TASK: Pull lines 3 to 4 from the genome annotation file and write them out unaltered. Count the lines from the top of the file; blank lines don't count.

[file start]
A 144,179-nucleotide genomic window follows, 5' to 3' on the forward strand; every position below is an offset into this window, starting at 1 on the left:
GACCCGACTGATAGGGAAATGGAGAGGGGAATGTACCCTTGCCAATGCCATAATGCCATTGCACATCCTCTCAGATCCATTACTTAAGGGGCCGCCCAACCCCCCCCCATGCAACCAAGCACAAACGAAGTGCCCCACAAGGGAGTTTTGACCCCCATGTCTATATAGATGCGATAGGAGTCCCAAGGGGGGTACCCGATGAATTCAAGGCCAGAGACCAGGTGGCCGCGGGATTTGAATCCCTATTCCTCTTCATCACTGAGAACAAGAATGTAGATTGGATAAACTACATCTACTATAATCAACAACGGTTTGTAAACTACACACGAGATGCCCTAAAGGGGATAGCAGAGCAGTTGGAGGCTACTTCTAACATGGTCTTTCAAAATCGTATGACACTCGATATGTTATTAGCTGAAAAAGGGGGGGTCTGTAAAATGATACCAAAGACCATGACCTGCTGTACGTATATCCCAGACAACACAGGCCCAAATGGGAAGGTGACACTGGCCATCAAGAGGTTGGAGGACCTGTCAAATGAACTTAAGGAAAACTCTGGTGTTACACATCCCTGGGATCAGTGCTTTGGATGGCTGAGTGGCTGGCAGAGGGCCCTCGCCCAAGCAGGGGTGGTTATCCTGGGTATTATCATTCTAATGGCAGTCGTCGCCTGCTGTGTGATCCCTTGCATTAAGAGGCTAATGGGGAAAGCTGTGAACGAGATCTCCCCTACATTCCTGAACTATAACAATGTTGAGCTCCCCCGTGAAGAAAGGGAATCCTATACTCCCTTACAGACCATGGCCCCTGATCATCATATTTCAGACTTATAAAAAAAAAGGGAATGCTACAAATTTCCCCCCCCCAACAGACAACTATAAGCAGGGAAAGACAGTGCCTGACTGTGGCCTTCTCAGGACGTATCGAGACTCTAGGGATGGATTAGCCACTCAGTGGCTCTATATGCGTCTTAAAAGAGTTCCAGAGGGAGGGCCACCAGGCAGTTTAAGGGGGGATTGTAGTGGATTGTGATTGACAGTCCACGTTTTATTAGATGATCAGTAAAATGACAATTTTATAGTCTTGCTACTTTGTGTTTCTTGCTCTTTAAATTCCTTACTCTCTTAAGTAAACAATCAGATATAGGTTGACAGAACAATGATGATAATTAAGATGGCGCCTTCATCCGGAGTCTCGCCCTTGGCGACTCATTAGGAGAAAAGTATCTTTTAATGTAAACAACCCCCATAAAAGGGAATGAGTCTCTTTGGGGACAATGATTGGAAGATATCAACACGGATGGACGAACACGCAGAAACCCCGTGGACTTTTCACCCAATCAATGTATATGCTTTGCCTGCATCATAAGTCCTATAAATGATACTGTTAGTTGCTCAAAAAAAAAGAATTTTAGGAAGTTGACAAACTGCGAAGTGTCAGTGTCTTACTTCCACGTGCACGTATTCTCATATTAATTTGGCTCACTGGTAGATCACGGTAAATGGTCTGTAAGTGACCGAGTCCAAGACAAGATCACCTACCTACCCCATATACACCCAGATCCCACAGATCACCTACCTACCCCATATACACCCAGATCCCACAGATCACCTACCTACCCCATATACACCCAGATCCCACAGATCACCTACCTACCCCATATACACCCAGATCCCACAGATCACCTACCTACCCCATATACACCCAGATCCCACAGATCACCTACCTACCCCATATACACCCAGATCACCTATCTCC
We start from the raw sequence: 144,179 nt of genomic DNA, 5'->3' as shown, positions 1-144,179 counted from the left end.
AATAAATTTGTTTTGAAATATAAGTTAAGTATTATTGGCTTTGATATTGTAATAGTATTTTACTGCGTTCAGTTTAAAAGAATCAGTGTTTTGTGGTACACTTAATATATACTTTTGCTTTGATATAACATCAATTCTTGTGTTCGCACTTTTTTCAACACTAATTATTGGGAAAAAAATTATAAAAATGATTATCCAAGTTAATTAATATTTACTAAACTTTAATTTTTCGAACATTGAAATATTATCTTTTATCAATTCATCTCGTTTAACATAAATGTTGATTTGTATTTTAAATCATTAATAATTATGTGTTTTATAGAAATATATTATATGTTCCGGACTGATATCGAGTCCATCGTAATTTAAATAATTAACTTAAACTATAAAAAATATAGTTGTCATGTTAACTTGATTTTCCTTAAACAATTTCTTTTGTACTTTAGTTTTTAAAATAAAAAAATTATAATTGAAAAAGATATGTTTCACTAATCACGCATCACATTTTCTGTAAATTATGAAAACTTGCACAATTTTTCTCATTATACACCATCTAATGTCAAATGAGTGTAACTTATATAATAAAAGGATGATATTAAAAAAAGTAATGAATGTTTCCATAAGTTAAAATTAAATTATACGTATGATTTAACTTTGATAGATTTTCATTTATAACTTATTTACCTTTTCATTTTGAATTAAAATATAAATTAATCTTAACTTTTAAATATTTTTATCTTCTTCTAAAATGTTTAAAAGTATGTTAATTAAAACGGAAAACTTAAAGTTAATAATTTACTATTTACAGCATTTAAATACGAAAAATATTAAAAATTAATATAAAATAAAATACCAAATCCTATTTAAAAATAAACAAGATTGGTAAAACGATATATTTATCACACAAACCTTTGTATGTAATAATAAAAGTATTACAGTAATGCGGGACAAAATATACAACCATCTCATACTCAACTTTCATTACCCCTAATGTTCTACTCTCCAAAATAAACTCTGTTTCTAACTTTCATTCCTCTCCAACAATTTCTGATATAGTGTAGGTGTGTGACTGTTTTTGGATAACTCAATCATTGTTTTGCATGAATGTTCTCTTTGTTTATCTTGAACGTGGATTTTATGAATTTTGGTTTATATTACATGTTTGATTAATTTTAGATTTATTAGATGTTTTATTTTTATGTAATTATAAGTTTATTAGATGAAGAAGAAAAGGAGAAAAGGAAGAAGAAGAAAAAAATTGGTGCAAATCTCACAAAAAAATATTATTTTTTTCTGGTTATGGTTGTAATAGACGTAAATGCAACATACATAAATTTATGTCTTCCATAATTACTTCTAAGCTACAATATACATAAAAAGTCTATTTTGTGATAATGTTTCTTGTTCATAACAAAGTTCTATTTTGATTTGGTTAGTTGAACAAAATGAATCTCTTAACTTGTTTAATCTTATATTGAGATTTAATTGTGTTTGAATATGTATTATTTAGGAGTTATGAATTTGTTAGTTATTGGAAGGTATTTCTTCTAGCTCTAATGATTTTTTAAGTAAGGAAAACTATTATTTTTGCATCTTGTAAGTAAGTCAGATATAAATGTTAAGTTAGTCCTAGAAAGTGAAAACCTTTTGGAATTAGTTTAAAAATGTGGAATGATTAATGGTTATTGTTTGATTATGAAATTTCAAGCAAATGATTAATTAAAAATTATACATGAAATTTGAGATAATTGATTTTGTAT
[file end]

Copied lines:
We start from the raw sequence: 144,179 nt of genomic DNA, 5'->3' as shown, positions 1-144,179 counted from the left end.
AATAAATTTGTTTTGAAATATAAGTTAAGTATTATTGGCTTTGATATTGTAATAGTATTTTACTGCGTTCAGTTTAAAAGAATCAGTGTTTTGTGGTACACTTAATATATACTTTTGCTTTGATATAACATCAATTCTTGTGTTCGCACTTTTTTCAACACTAATTATTGGGAAAAAAATTATAAAAATGATTATCCAAGTTAATTAATATTTACTAAACTTTAATTTTTCGAACATTGAAATATTATCTTTTATCAATTCATCTCGTTTAACATAAATGTTGATTTGTATTTTAAATCATTAATAATTATGTGTTTTATAGAAATATATTATATGTTCCGGACTGATATCGAGTCCATCGTAATTTAAATAATTAACTTAAACTATAAAAAATATAGTTGTCATGTTAACTTGATTTTCCTTAAACAATTTCTTTTGTACTTTAGTTTTTAAAATAAAAAAATTATAATTGAAAAAGATATGTTTCACTAATCACGCATCACATTTTCTGTAAATTATGAAAACTTGCACAATTTTTCTCATTATACACCATCTAATGTCAAATGAGTGTAACTTATATAATAAAAGGATGATATTAAAAAAAGTAATGAATGTTTCCATAAGTTAAAATTAAATTATACGTATGATTTAACTTTGATAGATTTTCATTTATAACTTATTTACCTTTTCATTTTGAATTAAAATATAAATTAATCTTAACTTTTAAATATTTTTATCTTCTTCTAAAATGTTTAAAAGTATGTTAATTAAAACGGAAAACTTAAAGTTAATAATTTACTATTTACAGCATTTAAATACGAAAAATATTAAAAATTAATATAAAATAAAATACCAAATCCTATTTAAAAATAAACAAGATTGGTAAAACGATATATTTATCACACAAACCTTTGTATGTAATAATAAAAGTATTACAGTAATGCGGGACAAAATATACAACCATCTCATACTCAACTTTCATTACCCCTAATGTTCTACTCTCCAAAATAAACTCTGTTTCTAACTTTCATTCCTCTCCAACAATTTCTGATATAGTGTAGGTGTGTGACTGTTTTTGGATAACTCAATCATTGTTTTGCATGAATGTTCTCTTTGTTTATCTTGAACGTGGATTTTATGAATTTTGGTTTATATTACATGTTTGATTAATTTTAGATTTATTAGATGTTTTATTTTTATGTAATTATAAGTTTATTAGATGAAGAAGAAAAGGAGAAAAGGAAGAAGAAGAAAAAAATTGGTGCAAATCTCACAAAAAAATATTATTTTTTTCTGGTTATGGTTGTAATAGACGTAAATGCAACATACATAAATTTATGTCTTCCATAATTACTTCTAAGCTACAATATACATAAAAAGTCTATTTTGTGATAATGTTTCTTGTTCATAACAAAGTTCTATTTTGATTTGGTTAGTTGAACAAAATGAATCTCTTAACTTGTTTAATCTTATATTGAGATTTAATTGTGTTTGAATATGTATTATTTAGGAGTTATGAATTTGTTAGTTATTGGAAGGTATTTCTTCTAGCTCTAATGATTTTTTAAGTAAGGAAAACTATTATTTTTGCATCTTGTAAGTAAGTCAGATATAAATGTTAAGTTAGTCCTAGAAAGTGAAAACCTTTTGGAATTAGTTTAAAAATGTGGAATGATTAATGGTTATTGTTTGATTATGAAATTTCAAGCAAATGATTAATTAAAAATTATACATGAAATTTGAGATAATTGATTTTGTAT